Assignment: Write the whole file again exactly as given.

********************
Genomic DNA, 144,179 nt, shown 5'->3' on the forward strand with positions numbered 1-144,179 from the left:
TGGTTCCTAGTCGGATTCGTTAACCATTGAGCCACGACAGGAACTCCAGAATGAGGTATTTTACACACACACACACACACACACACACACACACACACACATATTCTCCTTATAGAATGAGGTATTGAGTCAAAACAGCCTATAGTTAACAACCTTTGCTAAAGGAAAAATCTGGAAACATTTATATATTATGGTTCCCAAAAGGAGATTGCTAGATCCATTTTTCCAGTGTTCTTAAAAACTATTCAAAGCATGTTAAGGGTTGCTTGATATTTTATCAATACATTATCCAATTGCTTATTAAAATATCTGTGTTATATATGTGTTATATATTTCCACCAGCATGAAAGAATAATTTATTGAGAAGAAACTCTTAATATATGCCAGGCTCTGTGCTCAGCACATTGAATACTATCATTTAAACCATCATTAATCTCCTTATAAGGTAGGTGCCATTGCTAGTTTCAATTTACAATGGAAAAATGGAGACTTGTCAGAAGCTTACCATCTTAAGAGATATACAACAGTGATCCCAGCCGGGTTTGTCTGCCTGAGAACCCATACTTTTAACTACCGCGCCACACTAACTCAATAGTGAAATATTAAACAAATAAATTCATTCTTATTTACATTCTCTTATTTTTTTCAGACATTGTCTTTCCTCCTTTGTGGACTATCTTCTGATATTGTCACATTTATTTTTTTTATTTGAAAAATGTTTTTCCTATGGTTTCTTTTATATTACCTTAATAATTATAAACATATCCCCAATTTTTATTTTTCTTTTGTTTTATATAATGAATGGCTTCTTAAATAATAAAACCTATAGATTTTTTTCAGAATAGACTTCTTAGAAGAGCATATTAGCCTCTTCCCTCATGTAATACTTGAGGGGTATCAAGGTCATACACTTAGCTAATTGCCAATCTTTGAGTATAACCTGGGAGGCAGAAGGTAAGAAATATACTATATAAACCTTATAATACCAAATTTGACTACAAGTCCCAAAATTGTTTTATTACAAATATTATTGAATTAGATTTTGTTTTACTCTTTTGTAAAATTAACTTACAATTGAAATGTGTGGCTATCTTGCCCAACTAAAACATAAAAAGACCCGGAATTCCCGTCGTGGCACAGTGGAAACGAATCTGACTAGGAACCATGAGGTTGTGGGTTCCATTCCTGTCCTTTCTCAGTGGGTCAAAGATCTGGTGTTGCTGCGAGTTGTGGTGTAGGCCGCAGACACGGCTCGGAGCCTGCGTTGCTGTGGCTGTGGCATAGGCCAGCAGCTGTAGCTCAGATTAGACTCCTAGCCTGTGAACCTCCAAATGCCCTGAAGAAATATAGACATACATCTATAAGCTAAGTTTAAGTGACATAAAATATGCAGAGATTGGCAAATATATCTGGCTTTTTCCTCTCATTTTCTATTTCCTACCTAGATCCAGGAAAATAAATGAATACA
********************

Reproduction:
Genomic DNA, 144,179 nt, shown 5'->3' on the forward strand with positions numbered 1-144,179 from the left:
TGGTTCCTAGTCGGATTCGTTAACCATTGAGCCACGACAGGAACTCCAGAATGAGGTATTTTACACACACACACACACACACACACACACACACACACACATATTCTCCTTATAGAATGAGGTATTGAGTCAAAACAGCCTATAGTTAACAACCTTTGCTAAAGGAAAAATCTGGAAACATTTATATATTATGGTTCCCAAAAGGAGATTGCTAGATCCATTTTTCCAGTGTTCTTAAAAACTATTCAAAGCATGTTAAGGGTTGCTTGATATTTTATCAATACATTATCCAATTGCTTATTAAAATATCTGTGTTATATATGTGTTATATATTTCCACCAGCATGAAAGAATAATTTATTGAGAAGAAACTCTTAATATATGCCAGGCTCTGTGCTCAGCACATTGAATACTATCATTTAAACCATCATTAATCTCCTTATAAGGTAGGTGCCATTGCTAGTTTCAATTTACAATGGAAAAATGGAGACTTGTCAGAAGCTTACCATCTTAAGAGATATACAACAGTGATCCCAGCCGGGTTTGTCTGCCTGAGAACCCATACTTTTAACTACCGCGCCACACTAACTCAATAGTGAAATATTAAACAAATAAATTCATTCTTATTTACATTCTCTTATTTTTTTCAGACATTGTCTTTCCTCCTTTGTGGACTATCTTCTGATATTGTCACATTTATTTTTTTTATTTGAAAAATGTTTTTCCTATGGTTTCTTTTATATTACCTTAATAATTATAAACATATCCCCAATTTTTATTTTTCTTTTGTTTTATATAATGAATGGCTTCTTAAATAATAAAACCTATAGATTTTTTTCAGAATAGACTTCTTAGAAGAGCATATTAGCCTCTTCCCTCATGTAATACTTGAGGGGTATCAAGGTCATACACTTAGCTAATTGCCAATCTTTGAGTATAACCTGGGAGGCAGAAGGTAAGAAATATACTATATAAACCTTATAATACCAAATTTGACTACAAGTCCCAAAATTGTTTTATTACAAATATTATTGAATTAGATTTTGTTTTACTCTTTTGTAAAATTAACTTACAATTGAAATGTGTGGCTATCTTGCCCAACTAAAACATAAAAAGACCCGGAATTCCCGTCGTGGCACAGTGGAAACGAATCTGACTAGGAACCATGAGGTTGTGGGTTCCATTCCTGTCCTTTCTCAGTGGGTCAAAGATCTGGTGTTGCTGCGAGTTGTGGTGTAGGCCGCAGACACGGCTCGGAGCCTGCGTTGCTGTGGCTGTGGCATAGGCCAGCAGCTGTAGCTCAGATTAGACTCCTAGCCTGTGAACCTCCAAATGCCCTGAAGAAATATAGACATACATCTATAAGCTAAGTTTAAGTGACATAAAATATGCAGAGATTGGCAAATATATCTGGCTTTTTCCTCTCATTTTCTATTTCCTACCTAGATCCAGGAAAATAAATGAATACA